Hosted by Tom Hughes
Tuesday, Nov 15, 2016 from 3:30PM to 5PM
Multilevel Monte Carlo methods
by Mike Giles
Mathematical Institute, University of Oxford, UK
Monte Carlo methods are a standard approach for the estimation of the expected value of functions of random input parameters. However, to achieve improved accuracy often requires more expensive sampling (such as a finer timestep discretisation of a stochastic differential equation) in addition to more samples. Multilevel Monte Carlo methods aim to avoid this by combining simulations with different levels of accuracy. In the best cases, the average cost of each sample is independent of the overall target accuracy, leading to very large computational savings. This talk will introduce the key ideas, and survey the progress in the area.
M.B. Giles. 'Multilevel Monte Carlo methods'. Acta Numerica, 24:259-328, 2015.
Hosted by Thaleia Zariphopoulou
Thursday, Nov 17, 2016 from 3:30PM to 5PM
Power Scaling Highly Coherent Fiber Amplifiers
by Jacob Grosek
AFRL Directed Energy Directorate, Laser Division, Modeling & Simulation Kirtland AFB, NM
The Air Force is currently interested in highly coherent, high-power laser systems amenable for use on airborne platforms. Fiber lasers have emerged as excellent candidates for this task, in part, because multiple fiber amplifiers can be readily beam combined (coherently or spectrally) to further increase the output power of the system. However, for simplicity and for minimal size and weight characteristics, it is still important to maximize the power out of each fiber amplifier. In high-power operation, fiber amplifiers suffer from the onset of optical nonlinearities and deleterious thermal effects. Finding state-of-the-art mitigation techniques that can suppress these pernicious issues is accomplished most cost effectively through high-fidelity computer modeling and simulation. This presentation will explore the physics behind high-power fiber amplifiers, the trade-offs associated with overcoming optical nonlinearities and thermal effects, and some of the current computer modeling efforts at the Air Force Research Laboratory.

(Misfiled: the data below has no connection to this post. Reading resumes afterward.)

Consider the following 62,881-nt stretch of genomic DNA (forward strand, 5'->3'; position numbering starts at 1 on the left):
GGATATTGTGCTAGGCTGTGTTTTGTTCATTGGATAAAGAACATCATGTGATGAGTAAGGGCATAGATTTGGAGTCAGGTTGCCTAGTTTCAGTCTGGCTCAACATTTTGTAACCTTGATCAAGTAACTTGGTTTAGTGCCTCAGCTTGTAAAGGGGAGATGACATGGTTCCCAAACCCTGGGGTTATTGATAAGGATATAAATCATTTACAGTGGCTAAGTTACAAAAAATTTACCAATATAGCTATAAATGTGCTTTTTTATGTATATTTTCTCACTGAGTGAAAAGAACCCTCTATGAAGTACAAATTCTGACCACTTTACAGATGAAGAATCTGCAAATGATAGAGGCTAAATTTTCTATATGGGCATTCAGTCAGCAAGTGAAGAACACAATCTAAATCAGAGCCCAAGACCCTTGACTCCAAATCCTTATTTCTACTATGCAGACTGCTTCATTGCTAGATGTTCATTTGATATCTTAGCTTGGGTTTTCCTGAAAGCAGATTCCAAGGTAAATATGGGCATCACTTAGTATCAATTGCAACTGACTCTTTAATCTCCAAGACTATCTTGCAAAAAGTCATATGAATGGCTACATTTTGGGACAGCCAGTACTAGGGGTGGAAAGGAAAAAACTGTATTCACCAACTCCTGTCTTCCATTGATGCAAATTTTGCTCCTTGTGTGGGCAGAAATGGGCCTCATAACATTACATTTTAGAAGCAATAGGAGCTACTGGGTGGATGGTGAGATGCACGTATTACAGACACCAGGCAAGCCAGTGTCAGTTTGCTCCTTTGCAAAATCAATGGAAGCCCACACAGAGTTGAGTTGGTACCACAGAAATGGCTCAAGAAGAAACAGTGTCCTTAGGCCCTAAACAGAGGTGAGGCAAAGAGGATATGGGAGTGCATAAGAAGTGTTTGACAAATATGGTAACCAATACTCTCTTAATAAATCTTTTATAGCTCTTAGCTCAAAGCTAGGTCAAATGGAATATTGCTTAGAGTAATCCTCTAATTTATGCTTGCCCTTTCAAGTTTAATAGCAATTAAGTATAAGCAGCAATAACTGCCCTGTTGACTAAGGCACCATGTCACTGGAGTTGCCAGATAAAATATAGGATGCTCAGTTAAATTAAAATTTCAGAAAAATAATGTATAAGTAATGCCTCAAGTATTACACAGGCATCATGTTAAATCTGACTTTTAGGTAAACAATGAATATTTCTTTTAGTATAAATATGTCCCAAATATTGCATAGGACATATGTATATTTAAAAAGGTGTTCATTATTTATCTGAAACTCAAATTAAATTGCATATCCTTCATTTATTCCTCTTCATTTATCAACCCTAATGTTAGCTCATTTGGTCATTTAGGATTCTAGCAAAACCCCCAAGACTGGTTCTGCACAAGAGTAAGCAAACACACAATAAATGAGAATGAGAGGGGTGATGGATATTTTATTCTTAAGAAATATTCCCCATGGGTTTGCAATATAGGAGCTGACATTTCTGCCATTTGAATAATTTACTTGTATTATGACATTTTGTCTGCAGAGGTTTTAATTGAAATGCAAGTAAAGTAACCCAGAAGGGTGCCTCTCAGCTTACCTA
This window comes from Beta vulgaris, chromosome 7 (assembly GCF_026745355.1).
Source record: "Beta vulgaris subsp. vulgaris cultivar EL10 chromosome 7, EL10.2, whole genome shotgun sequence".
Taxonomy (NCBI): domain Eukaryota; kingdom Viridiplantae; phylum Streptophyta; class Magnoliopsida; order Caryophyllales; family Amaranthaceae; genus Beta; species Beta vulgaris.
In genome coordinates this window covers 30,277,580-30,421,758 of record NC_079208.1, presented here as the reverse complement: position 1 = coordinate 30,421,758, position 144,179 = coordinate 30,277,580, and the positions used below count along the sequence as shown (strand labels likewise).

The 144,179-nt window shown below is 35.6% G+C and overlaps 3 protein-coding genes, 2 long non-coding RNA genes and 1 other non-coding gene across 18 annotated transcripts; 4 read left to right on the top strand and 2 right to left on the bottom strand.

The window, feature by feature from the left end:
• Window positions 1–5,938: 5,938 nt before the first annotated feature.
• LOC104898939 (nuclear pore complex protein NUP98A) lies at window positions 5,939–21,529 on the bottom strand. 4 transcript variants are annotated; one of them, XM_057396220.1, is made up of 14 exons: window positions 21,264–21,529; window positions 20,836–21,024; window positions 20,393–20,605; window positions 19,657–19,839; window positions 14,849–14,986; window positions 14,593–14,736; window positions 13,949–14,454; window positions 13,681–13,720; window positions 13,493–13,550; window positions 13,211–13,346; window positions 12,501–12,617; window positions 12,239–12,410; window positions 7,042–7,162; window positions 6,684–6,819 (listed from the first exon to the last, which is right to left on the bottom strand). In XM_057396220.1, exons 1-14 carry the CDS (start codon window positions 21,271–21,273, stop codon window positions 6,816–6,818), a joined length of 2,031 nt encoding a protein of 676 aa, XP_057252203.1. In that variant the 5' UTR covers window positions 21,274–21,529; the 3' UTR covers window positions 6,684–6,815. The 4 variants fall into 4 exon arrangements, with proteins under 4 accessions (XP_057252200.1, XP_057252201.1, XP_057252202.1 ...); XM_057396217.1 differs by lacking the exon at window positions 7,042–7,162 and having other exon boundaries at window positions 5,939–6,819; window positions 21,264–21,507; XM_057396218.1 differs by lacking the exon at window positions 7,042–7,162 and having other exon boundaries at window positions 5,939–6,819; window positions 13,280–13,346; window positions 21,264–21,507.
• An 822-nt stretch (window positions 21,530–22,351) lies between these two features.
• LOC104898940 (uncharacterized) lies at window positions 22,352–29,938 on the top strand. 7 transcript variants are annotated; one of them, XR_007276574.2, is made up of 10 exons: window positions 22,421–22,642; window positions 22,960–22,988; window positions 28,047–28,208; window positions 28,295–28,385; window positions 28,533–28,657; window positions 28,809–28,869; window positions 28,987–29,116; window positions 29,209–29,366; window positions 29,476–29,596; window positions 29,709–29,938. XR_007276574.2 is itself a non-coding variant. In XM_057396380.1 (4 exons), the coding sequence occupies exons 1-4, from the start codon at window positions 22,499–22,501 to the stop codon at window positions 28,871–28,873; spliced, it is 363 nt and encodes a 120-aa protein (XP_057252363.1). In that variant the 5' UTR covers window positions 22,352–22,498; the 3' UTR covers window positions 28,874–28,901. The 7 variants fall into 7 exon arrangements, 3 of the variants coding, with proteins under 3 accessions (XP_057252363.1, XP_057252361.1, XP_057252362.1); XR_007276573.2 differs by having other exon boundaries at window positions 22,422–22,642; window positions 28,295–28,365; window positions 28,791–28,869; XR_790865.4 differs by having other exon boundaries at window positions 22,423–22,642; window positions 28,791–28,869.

Jacob Grosek graduated from the University of Washington (Seattle) in 2013 with a doctorate in Applied Mathematics. Since then he has been working for the
Laser Division of the Air Force Research Laboratory at Kirtland Air Force Base, NM where he builds computer models for high-power fiber laser systems with the intent of overcoming detrimental nonlinear and thermal issues that inhibit further power scaling.
Hosted by Leszek Demkowicz
Tuesday, Apr 11, 2017 from 3:30PM to 5PM
by Ioannis Kevrekidis
Hosted by Greg Rodin